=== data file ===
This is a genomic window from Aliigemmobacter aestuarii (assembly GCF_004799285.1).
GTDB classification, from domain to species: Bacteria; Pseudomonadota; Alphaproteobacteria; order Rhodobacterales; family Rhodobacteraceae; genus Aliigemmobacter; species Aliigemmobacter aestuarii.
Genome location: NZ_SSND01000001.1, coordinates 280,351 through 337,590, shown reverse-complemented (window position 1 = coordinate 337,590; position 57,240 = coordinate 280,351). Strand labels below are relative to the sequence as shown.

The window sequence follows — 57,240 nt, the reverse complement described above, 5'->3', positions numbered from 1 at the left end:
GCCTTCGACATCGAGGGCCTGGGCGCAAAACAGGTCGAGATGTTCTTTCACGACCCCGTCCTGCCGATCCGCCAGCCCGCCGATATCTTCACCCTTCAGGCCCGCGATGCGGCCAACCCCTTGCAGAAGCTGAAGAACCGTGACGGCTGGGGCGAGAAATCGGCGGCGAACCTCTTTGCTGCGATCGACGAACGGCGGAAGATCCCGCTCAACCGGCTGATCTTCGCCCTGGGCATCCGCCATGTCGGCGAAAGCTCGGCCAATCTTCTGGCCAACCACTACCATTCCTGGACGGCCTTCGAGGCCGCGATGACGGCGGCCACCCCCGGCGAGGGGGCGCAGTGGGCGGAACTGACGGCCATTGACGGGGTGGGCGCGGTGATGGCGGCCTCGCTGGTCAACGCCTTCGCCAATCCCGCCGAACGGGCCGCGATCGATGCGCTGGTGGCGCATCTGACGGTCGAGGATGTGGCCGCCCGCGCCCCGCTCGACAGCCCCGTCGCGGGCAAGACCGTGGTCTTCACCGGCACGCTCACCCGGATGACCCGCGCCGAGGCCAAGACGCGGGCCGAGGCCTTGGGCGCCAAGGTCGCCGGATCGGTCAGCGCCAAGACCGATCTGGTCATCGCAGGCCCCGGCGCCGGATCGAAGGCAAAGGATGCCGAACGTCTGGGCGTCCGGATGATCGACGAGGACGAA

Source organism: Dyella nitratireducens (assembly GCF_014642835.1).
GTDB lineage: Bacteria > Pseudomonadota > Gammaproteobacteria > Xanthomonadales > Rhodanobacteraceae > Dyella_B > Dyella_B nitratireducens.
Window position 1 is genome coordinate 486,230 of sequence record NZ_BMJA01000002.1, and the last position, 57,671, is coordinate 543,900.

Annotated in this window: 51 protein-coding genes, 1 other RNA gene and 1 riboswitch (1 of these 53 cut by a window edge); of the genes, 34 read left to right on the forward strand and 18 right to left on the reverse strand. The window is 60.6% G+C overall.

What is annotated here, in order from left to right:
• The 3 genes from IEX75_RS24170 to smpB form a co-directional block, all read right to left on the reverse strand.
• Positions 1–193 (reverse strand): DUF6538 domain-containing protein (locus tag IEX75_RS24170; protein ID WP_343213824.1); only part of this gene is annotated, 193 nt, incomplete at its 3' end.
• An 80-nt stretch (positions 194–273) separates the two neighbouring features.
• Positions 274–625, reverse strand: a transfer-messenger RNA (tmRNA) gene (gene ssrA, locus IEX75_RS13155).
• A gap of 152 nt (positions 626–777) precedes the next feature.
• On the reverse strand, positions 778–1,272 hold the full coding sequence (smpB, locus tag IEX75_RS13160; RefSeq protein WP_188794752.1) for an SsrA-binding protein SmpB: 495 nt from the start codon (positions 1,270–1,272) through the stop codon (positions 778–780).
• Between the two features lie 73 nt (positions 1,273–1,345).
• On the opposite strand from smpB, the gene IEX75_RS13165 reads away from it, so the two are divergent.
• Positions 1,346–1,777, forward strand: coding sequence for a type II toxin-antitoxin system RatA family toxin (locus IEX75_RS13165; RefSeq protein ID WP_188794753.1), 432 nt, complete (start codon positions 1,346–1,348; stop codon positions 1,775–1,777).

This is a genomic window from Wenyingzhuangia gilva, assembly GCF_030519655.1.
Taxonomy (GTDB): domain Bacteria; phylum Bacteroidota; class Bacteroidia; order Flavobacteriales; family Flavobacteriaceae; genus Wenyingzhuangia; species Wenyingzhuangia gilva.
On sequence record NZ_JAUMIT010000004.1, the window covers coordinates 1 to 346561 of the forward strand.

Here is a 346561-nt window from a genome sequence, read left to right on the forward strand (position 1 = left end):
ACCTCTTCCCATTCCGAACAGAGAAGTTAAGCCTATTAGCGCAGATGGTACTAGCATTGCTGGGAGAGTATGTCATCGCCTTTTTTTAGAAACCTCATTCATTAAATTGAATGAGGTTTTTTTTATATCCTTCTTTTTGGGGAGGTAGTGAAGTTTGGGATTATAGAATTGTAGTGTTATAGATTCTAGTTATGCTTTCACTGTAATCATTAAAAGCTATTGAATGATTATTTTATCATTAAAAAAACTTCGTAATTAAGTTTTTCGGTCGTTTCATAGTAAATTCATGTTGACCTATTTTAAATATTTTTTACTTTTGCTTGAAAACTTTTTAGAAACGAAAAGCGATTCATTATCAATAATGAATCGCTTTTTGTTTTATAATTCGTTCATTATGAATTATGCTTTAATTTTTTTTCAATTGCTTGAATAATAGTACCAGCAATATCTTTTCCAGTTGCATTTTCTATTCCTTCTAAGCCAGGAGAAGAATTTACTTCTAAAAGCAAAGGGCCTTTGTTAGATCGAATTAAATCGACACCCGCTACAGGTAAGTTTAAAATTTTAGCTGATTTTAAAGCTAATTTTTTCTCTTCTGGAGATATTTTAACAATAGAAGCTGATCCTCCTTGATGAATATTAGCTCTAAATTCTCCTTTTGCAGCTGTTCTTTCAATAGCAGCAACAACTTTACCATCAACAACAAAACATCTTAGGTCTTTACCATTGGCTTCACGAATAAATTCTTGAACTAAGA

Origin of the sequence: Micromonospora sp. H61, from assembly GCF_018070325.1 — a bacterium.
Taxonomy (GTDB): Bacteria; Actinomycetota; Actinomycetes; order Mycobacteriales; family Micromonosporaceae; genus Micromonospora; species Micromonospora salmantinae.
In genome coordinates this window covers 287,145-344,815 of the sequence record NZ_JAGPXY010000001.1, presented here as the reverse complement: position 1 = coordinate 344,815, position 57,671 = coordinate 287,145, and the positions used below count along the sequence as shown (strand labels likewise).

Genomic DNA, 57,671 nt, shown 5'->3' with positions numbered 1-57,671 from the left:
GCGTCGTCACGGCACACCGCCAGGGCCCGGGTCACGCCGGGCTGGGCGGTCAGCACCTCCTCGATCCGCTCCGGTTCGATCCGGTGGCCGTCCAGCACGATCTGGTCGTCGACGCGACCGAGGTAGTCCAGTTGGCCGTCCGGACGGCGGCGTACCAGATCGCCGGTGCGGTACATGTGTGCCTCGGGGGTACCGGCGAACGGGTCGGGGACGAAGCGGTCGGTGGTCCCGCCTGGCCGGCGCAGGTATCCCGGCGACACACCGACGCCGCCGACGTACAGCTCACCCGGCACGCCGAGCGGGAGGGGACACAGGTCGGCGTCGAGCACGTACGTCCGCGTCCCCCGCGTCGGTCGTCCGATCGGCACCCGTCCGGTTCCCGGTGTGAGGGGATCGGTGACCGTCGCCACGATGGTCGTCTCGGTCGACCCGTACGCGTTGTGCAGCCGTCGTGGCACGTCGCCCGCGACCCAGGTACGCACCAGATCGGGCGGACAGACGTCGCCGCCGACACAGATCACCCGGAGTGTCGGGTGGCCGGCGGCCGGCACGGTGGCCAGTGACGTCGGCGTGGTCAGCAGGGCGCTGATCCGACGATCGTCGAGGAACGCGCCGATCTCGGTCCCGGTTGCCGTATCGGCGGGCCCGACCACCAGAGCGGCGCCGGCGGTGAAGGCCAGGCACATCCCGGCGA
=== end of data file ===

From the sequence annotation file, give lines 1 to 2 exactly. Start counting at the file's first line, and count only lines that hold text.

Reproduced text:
This is a genomic window from Aliigemmobacter aestuarii (assembly GCF_004799285.1).
GTDB classification, from domain to species: Bacteria; Pseudomonadota; Alphaproteobacteria; order Rhodobacterales; family Rhodobacteraceae; genus Aliigemmobacter; species Aliigemmobacter aestuarii.